Kahl’s remarks do indeed raise some questions.

The head of Germany’s foreign intelligence agency should know that “the Gulen movement goes much beyond the schools, charities, and inter-faith activities with which it presents itself to the world: it also has a dark underbelly engaged in covert activities such as evidence fabrication, wiretapping, disinformation, blackmail, and judicial manipulation.”[12]

Moreover, it is not exactly a secret that U.S.-based preacher Fethullah Gülen and his followers have been working closely with the United States’ Central Intelligence Agency (CIA).[13] Former high-ranking Turkish officials freely admit this.[14]

As for Gülen’s alleged involvement in the July 2016 coup attempt, Turkey’s Chief of Staff Hulusi Akar testified after his release that one of the senior coup plotters offered to put him in touch with their “opinion leader,” Fethullah Gülen, in an effort to secure his cooperation.[15]

“I am the biggest proof. They wanted me to talk to Gülen,” Akar reportedly told his American counterpart Joseph Dunford when the Joint Chiefs of Staff Chairman visited Turkey around two weeks after the failed coup attempt.[16]

According to a Western diplomat who has followed Akar throughout his career, “Akar has been, since he took the position, a guy defined by integrity.”[17]

Yet, the head of Germany’s Bundesnachrichtendienst indirectly accused Turkey’s highest-ranking military officer of being a liar, while doing his best to defend the Gülen movement, designated as a terrorist organization by NATO ally Turkey.

A few days later, Germany’s Federal Prosecutor’s Office (GBA) launched an investigation “against an unnamed entity on suspicion of espionage” after information about the MIT target list was leaked to the media. A spokesman for the GBA declined to confirm German media reports that the entity was Turkey’s MIT, but there is little room for speculation.[18]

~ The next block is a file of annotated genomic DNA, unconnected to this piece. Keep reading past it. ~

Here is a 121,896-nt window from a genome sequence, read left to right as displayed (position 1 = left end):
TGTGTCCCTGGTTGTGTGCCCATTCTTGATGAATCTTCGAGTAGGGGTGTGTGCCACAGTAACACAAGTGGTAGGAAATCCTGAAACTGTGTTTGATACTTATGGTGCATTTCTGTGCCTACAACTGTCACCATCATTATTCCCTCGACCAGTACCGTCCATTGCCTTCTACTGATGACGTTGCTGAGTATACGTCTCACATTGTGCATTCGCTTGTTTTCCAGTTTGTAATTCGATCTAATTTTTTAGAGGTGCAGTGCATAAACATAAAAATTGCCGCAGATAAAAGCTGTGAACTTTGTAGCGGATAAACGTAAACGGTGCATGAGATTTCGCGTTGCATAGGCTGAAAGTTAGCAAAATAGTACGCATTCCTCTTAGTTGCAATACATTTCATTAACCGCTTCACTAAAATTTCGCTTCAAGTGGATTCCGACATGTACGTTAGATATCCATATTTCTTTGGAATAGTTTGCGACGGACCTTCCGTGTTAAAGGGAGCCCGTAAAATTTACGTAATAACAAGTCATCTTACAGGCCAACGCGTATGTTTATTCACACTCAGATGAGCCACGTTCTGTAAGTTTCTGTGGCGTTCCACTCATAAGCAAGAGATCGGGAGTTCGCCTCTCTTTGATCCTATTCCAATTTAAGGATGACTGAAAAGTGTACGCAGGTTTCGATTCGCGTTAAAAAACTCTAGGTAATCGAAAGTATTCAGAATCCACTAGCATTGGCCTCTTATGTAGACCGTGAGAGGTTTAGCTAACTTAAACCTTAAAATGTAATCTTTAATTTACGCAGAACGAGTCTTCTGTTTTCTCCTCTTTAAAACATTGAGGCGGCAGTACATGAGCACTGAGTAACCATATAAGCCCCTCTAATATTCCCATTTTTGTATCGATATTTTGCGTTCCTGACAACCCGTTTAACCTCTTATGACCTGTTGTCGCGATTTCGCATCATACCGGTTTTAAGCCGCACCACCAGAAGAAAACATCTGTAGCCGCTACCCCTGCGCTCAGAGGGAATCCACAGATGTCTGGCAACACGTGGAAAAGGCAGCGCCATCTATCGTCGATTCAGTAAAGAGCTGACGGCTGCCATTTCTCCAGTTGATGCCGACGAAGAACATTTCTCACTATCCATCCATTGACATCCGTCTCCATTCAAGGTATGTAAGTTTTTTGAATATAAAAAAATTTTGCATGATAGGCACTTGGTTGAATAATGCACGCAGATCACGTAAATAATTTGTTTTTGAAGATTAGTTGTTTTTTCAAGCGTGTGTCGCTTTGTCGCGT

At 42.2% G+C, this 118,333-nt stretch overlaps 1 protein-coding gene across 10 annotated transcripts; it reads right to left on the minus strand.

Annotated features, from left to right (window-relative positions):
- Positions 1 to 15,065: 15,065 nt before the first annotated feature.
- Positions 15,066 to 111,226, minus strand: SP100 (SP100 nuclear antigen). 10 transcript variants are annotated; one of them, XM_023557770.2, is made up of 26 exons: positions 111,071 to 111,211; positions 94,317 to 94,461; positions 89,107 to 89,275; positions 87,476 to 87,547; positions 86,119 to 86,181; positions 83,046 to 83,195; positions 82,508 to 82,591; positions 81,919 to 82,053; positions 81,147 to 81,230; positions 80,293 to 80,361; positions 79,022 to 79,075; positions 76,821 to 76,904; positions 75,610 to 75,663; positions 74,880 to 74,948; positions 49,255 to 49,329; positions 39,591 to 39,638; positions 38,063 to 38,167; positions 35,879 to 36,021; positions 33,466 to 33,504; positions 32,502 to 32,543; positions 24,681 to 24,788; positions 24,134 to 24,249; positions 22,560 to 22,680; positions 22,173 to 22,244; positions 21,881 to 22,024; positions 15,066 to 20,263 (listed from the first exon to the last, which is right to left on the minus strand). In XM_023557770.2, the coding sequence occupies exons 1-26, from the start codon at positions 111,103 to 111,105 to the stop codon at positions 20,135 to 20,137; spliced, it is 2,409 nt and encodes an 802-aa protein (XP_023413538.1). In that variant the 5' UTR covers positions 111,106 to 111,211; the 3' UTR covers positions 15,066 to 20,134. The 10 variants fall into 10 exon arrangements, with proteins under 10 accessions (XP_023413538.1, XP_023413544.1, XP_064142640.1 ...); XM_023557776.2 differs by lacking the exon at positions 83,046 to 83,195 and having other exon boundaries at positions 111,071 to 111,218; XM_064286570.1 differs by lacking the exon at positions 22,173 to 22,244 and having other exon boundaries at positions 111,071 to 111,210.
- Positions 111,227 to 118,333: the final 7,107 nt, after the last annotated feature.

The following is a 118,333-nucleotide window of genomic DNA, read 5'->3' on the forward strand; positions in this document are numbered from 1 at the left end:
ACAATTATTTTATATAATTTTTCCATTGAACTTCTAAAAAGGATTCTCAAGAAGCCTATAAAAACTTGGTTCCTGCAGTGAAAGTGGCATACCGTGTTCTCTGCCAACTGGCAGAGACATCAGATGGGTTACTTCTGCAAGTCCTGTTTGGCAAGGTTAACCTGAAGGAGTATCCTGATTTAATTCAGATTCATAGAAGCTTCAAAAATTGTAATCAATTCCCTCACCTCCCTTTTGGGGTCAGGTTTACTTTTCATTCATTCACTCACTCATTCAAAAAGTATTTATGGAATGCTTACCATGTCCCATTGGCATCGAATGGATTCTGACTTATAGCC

It was Germany’s second investigation into suspected spying by NATO ally Turkey.

Earlier this year, the GBA launched an investigation into possible spying by Turkish imams working for the Turkish-Islamic Union for Religious Affairs (DITIB), an arm of the Turkish government tied to the Religious Affairs Directorate (Diyanet).[19]

On March 31, only four days after the bombshell report on Turkey’s MIT, the investigative group of Süddeutsche Zeitung, NDR and WDR announced a third GBA investigation.

According to the investigative group, German prosecutors are investigating Halife Keskin, the head of Diyanet’s foreign affairs department and one of the agency’s highest-ranking officials. Keskin allegedly played a key role in Diyanet’s global surveillance effort, which included DITIB imams spying on Gülen supporters in Germany.[20]

American espionage activities on German soil have long been tolerated by the German authorities but Turkish espionage activities are reportedly “unacceptable,” especially if they target the wrong group.